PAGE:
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District Prepares to Answer Parent Questions About All-Day Kindergarten

The full-day program will be standard at all eight Birmingham elementary schools starting in the 2012-13 school year.

All-day kindergarten is coming to  and school administrators are preparing parents of prospective kindergarteners.

All eight elementary schools in the Birmingham district will implement all-day kindergarten in the 2012-13 school year, due to recent changes in state funding as well as mandated curriculum changes.

According to a report presented at the Dec. 13 meeting of the Birmingham Board of Education, intent language in the Michigan School Aid Act states that the state will only fund kindergarten for the portion of the day that a district offers it.

That means half-day programs considered standard at many districts across the state — including Birmingham Public Schools — will only receive half of the total funding from the state. In Birmingham, that comes out to be $3 million less per year.

To adapt to longer days, Assistant Superintendent for Educational Services Paul DeAngelis said the district will need to increase its staff and purchase additional materials while also finding space in each of the buildings for additional classes. The average size of a kindergarten class now is 15 students.

The total cost of moving to all-day kindergarten is expected to cost the district around $2.5 million.

Birmingham Schools already offers all-day kindergarten through its Extended Day and KinderPlus program. The Extended Day program is five days a week while parents can opt into however many days they wish with the KinderPlus program.

Both programs are very popular, DeAngelis said, noting that 50 percent of parents of incoming kindergartners now choose a full-day program. The elimination of both will result in a loss of revenue from tuition paid to both programs, though DeAngelis said more information about revenue loss will be available as the district continues to study the issue.

However, DeAngelis pointed out that many parents send their children to private schools if only for the all-day kindergarten programs.

"Districts who went to full-day brought in more students," DeAngelis told school board members, citing a county study.

The district has plans to continue offering half-day kindergarten programs for parents who want it, though the size of the program will be based on demand and be offered in a limited number of buildings, Birmingham Schools spokeswoman Marcia Wilkinson said.

'Like a gerbil on a treadmill'

At the school board meeting, several kindergarten teachers, all members of a programming committee working to develop a philosophical belief statement for the new all-day program, discussed the benefits of all-day kindergarten in Birmingham.

The full-day program allows students to work more in small groups, the teachers said, while giving teachers more time to be flexible and address individual students' needs.

"With a half-day, you feel like a gerbil on a treadmill," said Amy Denys, an extended day kindergarten teacher at , who pointed out that much of the country has already shifted to all-day kindergarten programs.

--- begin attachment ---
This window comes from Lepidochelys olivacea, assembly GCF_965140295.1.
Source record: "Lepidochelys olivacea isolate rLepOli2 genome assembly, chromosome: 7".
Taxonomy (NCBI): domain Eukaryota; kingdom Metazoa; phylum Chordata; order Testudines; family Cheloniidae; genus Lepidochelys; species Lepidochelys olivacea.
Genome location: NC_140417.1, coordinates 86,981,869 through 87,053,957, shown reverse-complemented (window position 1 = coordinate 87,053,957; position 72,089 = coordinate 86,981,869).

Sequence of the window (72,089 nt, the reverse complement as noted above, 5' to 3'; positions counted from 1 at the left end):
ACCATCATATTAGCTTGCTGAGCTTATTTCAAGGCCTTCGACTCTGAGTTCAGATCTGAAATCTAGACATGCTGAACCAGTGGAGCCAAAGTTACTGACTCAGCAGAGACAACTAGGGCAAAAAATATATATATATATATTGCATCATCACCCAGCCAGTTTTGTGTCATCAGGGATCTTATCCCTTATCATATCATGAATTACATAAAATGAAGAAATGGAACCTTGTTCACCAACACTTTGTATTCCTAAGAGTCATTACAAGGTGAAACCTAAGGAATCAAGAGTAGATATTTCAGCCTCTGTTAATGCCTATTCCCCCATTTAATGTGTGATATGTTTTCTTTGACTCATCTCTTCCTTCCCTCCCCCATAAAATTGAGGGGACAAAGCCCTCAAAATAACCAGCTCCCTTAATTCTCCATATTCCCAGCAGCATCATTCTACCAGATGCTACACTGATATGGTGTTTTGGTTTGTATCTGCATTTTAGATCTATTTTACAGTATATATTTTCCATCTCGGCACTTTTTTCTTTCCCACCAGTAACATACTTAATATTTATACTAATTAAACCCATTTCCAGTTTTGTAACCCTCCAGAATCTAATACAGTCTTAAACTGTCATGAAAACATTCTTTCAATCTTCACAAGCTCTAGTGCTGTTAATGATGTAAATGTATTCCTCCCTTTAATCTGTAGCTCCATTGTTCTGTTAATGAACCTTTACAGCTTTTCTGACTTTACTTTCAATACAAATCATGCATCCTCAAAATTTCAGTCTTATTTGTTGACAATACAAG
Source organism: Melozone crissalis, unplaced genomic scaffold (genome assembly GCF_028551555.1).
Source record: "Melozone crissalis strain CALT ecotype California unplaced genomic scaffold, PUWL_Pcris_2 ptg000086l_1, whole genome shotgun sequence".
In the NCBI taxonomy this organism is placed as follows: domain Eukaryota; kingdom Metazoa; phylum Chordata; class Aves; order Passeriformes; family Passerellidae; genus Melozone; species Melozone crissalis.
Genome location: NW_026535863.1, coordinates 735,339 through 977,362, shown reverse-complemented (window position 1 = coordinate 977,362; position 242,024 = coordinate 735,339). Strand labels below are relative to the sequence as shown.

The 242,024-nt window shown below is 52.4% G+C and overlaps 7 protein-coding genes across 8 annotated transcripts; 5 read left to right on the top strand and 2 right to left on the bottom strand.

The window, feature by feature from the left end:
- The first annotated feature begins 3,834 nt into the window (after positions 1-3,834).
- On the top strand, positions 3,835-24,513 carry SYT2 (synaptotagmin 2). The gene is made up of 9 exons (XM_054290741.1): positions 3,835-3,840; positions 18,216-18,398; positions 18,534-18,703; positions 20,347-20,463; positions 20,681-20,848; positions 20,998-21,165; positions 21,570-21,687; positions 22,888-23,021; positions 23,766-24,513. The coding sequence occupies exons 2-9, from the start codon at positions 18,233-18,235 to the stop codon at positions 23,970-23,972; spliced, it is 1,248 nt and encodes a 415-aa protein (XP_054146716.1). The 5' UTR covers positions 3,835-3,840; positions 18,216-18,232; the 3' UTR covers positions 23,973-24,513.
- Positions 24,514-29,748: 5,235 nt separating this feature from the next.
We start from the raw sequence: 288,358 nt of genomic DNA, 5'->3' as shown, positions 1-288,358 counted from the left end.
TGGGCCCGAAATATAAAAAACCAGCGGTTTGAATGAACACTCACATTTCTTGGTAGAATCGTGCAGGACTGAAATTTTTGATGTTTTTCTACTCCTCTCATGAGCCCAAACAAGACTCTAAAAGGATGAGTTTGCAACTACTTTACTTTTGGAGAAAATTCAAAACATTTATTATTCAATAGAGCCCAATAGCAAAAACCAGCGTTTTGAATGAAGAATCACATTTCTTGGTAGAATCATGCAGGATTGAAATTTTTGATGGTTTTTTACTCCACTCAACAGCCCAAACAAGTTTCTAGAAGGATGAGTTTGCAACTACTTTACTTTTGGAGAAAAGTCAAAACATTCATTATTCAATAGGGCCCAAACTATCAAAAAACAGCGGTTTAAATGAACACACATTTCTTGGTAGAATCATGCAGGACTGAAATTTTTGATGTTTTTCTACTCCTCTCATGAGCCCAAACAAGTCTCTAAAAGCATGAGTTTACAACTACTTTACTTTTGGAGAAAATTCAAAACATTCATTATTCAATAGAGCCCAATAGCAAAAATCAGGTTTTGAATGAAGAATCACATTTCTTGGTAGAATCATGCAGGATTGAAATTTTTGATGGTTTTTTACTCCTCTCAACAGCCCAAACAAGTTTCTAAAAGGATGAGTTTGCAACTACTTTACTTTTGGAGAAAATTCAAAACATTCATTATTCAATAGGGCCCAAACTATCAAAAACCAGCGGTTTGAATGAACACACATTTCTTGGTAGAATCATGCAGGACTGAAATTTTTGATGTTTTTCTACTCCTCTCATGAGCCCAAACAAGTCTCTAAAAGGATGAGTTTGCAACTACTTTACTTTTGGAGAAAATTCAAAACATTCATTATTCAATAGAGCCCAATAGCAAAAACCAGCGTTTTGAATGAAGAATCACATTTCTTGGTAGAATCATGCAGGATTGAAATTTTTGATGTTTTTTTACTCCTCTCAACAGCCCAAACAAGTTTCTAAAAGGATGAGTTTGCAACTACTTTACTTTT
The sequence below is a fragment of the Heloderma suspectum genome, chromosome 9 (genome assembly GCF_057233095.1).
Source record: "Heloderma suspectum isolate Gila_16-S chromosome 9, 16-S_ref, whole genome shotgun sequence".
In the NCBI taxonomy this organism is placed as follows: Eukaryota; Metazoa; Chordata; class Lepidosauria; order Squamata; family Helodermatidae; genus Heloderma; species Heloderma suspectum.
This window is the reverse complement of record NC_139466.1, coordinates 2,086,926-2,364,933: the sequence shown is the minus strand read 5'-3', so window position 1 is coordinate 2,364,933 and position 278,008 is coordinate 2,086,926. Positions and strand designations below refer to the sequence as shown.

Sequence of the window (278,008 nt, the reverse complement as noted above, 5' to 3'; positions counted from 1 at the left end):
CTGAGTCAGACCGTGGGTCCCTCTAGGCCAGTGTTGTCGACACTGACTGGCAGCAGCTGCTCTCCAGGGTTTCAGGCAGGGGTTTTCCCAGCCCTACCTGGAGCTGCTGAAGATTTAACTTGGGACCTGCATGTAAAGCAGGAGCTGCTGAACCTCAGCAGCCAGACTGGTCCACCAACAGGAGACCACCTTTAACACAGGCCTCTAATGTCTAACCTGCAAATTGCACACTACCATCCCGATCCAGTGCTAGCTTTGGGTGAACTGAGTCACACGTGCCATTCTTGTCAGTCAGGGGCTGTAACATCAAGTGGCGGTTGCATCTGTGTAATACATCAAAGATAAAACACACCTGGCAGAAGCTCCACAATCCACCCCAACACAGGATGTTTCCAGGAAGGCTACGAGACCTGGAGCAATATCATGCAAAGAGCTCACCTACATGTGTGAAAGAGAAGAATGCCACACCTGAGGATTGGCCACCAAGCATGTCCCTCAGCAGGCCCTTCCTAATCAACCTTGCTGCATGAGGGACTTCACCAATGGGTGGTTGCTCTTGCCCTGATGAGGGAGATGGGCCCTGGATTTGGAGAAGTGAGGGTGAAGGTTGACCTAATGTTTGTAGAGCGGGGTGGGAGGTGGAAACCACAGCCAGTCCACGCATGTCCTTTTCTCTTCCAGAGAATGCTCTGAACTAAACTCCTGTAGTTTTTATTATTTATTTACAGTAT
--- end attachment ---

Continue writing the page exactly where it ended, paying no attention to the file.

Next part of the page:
All-day kindergarten, according to the teachers, also allows for more self-directed learning, time to learn and engage as well as time for "purposeful play."

"Which of course builds character and allows children to learn to cooperate with each other," added Nancy Singer, a kindergarten teacher in 's extended day program. 

"With the core curriculum adding things that need to be accomplished in kindergarten, the all-day kindergarten program really allows for the pacing to let that content be developmentally appropriate," Singer said. "And that's, I think, the most important piece — allowing for that time."

The group, guided by Assistant Superintendent for Instruction Stephen Palmer, is looking at curriculum for the all-day program, instruction and professional development for kindergarten teachers.

When it comes to parent concerns, Singer said the biggest concern so far is: What is the programming going to look like?

"There's this concern that we don't turn all our kindergartens, just because they're all day, into mini-first grades," she said. "But in the committee work we've done so far, it's been overwhelmingly evident that's not what we believe."

Parents invited to kindergarten round-ups

A final report on all-day kindergarten will be presented to the Board of Education in February, along with preliminary enrollment numbers and a rough idea on how many parents want half-day and full-day programs. In March, the district will offer parent forums on the subject.

Parents of prospective kindergartners are also invited to attend one of eight kindergarten round-ups at each of the district's elementary schools this month and next. At the round-ups, parents will be prepped on kindergarten enrollment, meet the teachers as well as learn about next year's changes to the kindergarten program.

  • : 7 p.m. Jan. 24
  • : 7 p.m. Jan. 31
  • : 7 p.m. Jan. 24
  • : 7 p.m. Feb. 1
  • : 6:30 p.m. Feb. 1
  • : 6:30 p.m. Jan. 25
  • : 6:30 p.m. Jan. 26
  • : 7 p.m. Jan. 31

In addition, if you're unsure if your child is ready for kindgarten, Birmingham Schools is hosting "Ready Children, Ready Schools" at 7 p.m. Wednesday at Bingham Farms Elementary. Parents are invited for a discussion on kindergarten readiness, giving them the opportunitity to speak with professionals from the Oakland Intermediate School District as well as Birmingham Schools.

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